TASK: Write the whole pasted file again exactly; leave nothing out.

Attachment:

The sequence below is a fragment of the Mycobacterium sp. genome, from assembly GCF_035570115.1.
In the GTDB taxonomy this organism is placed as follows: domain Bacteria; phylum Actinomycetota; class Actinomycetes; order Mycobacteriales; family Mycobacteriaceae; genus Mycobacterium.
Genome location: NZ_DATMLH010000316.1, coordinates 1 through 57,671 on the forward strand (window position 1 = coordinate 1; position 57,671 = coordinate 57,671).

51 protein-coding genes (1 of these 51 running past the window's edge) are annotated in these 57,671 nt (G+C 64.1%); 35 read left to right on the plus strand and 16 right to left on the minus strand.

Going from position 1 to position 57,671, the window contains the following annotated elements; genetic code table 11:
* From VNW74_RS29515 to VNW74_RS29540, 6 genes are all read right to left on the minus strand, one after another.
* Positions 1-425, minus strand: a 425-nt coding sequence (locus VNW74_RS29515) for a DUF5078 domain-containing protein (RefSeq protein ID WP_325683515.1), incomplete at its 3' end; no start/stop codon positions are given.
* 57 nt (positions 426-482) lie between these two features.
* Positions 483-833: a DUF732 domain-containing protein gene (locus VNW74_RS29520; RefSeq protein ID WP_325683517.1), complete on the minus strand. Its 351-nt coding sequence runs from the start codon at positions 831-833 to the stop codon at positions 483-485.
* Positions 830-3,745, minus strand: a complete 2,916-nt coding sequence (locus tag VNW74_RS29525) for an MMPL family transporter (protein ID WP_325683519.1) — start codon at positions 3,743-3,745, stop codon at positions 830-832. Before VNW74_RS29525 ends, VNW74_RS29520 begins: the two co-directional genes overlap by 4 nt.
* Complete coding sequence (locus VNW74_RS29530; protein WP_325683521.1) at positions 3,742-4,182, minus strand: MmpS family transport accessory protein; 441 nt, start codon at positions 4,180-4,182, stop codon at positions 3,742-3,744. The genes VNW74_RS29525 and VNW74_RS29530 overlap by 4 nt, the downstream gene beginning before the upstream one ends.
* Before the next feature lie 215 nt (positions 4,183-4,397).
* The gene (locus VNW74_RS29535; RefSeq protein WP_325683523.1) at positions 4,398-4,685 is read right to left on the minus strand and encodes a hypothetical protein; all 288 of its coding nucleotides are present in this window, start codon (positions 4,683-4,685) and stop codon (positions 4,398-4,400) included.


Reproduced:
The sequence below is a fragment of the Mycobacterium sp. genome, from assembly GCF_035570115.1.
In the GTDB taxonomy this organism is placed as follows: domain Bacteria; phylum Actinomycetota; class Actinomycetes; order Mycobacteriales; family Mycobacteriaceae; genus Mycobacterium.
Genome location: NZ_DATMLH010000316.1, coordinates 1 through 57,671 on the forward strand (window position 1 = coordinate 1; position 57,671 = coordinate 57,671).

51 protein-coding genes (1 of these 51 running past the window's edge) are annotated in these 57,671 nt (G+C 64.1%); 35 read left to right on the plus strand and 16 right to left on the minus strand.

Going from position 1 to position 57,671, the window contains the following annotated elements; genetic code table 11:
* From VNW74_RS29515 to VNW74_RS29540, 6 genes are all read right to left on the minus strand, one after another.
* Positions 1-425, minus strand: a 425-nt coding sequence (locus VNW74_RS29515) for a DUF5078 domain-containing protein (RefSeq protein ID WP_325683515.1), incomplete at its 3' end; no start/stop codon positions are given.
* 57 nt (positions 426-482) lie between these two features.
* Positions 483-833: a DUF732 domain-containing protein gene (locus VNW74_RS29520; RefSeq protein ID WP_325683517.1), complete on the minus strand. Its 351-nt coding sequence runs from the start codon at positions 831-833 to the stop codon at positions 483-485.
* Positions 830-3,745, minus strand: a complete 2,916-nt coding sequence (locus tag VNW74_RS29525) for an MMPL family transporter (protein ID WP_325683519.1) — start codon at positions 3,743-3,745, stop codon at positions 830-832. Before VNW74_RS29525 ends, VNW74_RS29520 begins: the two co-directional genes overlap by 4 nt.
* Complete coding sequence (locus VNW74_RS29530; protein WP_325683521.1) at positions 3,742-4,182, minus strand: MmpS family transport accessory protein; 441 nt, start codon at positions 4,180-4,182, stop codon at positions 3,742-3,744. The genes VNW74_RS29525 and VNW74_RS29530 overlap by 4 nt, the downstream gene beginning before the upstream one ends.
* Before the next feature lie 215 nt (positions 4,183-4,397).
* The gene (locus VNW74_RS29535; RefSeq protein WP_325683523.1) at positions 4,398-4,685 is read right to left on the minus strand and encodes a hypothetical protein; all 288 of its coding nucleotides are present in this window, start codon (positions 4,683-4,685) and stop codon (positions 4,398-4,400) included.